9. The responsibility for issuing UK visas, which was previously jointly administered by the FCO and UKBA, has now passed over completely to UKBA, although there is a service level agreement (SLA) which gives the FCO in theory some say in this work. The issuing of visas is still an important part of many FCO embassies and consulates around the world and 40% of posts should be filled by FCO staff. However despite the SLA the FCO seems to have a long term policy of having less and less to do with visa work with fewer and fewer FCO staff now working in visa sections. . We do not believe current arrangements with UKBA are working well and should be revised so the FCO has a greater role in the issuing of visa which we believe should be an important part of its service delivery overseas.

FCO Posts

10. The network of overseas posts is the key to delivering the new overall priorities for the FCO of security, prosperity and consular services. There is much debate at present about the impact of the cuts on this network. PCS believes it would be a big mistake to see any significant shrinkage of the overseas network. In order to maintain our diplomatic influence and to seek to increase overseas trade in a rapidly changing world, HMG will still need a physical presence and UK based staff in most countries around the world. In our view, posts also still have a key role to play in providing a full range of consular services and help to UK citizens overseas. In recent years there has been a big increase in UK citizens needing consular help or other assistance from UK embassies. With current patterns of work and travel this is likely to increase. In times of emergency or crisis UK citizens (and their MPs) expect their embassy to help them and FCO staff do a fantastic job, often in difficult or dangerous circumstances. This help is often required immediately and this would simply not be possible if the UK reduced its presence to regional rather in-country in some parts of the world.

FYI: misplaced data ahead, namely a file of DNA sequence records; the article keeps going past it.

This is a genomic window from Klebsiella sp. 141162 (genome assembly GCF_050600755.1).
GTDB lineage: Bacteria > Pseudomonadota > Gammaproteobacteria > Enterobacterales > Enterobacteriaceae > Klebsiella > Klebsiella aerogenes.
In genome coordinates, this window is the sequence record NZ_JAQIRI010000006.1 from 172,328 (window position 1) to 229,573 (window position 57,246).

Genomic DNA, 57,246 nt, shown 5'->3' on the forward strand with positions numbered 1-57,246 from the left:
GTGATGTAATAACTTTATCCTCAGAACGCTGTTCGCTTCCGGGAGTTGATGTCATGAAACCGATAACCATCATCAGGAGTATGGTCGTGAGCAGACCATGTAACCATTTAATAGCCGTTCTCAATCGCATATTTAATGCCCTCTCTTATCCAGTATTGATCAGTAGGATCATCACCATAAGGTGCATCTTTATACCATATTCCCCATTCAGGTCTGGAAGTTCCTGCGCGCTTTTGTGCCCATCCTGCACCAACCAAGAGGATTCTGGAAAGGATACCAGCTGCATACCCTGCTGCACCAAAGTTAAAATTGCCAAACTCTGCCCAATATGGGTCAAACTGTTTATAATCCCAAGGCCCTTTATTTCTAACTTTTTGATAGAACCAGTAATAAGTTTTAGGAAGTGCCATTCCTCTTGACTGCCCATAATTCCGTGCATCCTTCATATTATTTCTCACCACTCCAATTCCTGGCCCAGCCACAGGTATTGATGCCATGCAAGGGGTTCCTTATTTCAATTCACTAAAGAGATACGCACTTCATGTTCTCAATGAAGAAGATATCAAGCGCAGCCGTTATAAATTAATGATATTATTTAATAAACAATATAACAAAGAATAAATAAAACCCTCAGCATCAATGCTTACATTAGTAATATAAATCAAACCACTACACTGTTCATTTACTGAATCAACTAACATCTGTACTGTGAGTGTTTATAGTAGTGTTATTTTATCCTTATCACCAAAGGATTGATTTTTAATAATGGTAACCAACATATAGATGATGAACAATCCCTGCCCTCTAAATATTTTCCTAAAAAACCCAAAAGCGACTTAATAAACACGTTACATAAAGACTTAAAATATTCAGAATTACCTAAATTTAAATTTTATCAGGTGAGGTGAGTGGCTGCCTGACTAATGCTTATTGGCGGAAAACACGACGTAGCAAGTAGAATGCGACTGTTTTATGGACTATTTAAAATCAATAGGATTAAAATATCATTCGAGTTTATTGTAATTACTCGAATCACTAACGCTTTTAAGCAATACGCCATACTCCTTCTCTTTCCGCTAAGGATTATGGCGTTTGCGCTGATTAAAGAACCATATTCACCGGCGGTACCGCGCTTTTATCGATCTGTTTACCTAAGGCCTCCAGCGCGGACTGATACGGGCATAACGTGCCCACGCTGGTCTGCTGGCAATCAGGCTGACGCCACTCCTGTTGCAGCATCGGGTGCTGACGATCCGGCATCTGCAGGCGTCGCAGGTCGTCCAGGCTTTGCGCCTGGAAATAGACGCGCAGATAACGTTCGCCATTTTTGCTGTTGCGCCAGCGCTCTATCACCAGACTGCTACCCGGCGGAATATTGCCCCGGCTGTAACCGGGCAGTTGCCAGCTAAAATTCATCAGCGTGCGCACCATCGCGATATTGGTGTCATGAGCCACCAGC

11. In order for the FCO network of overseas posts to function effectively we believe the right balance needs to be struck in staffing them with a combination of UK based civil servants and locally engaged staff. There is no doubt that locally engaged staff play an important role in posts around the world. However we have now reached the point where 67% of all FCO staff globally are not UK citizens. We believe this has pushed the balance too far and that this is now having a detrimental impact on overseas posts. The reason for increased localisation has frankly been one of crude cost cutting with no improvement to service delivery. A good example of this is the recent localisation strand of the Corporate Services Programme with which the Committee is familiar. Anecdotally, we understand that replacing UK based management officers with local staff has not seen any improvement in service delivery. Because of security concerns there are many tasks formerly carried out by UK staff which locally engaged staff cannot perform with this work drifting up to more senior staff who are having to spend more and more time carrying out admin tasks rather than concentrating on other diplomatic work. We fear that the FCO is planning more localisation of posts overseas. We believe it would be folly to do this without a proper evaluation of the impact of localisation in the FCO in terms of the impact on UK posts overseas, career opportunities and jobs for UK FCO staff who will have much reduced chances of working overseas and also whether it is in the long term interests of the country to have a UK foreign service staffed mainly by non UK citizens.

8 February 2011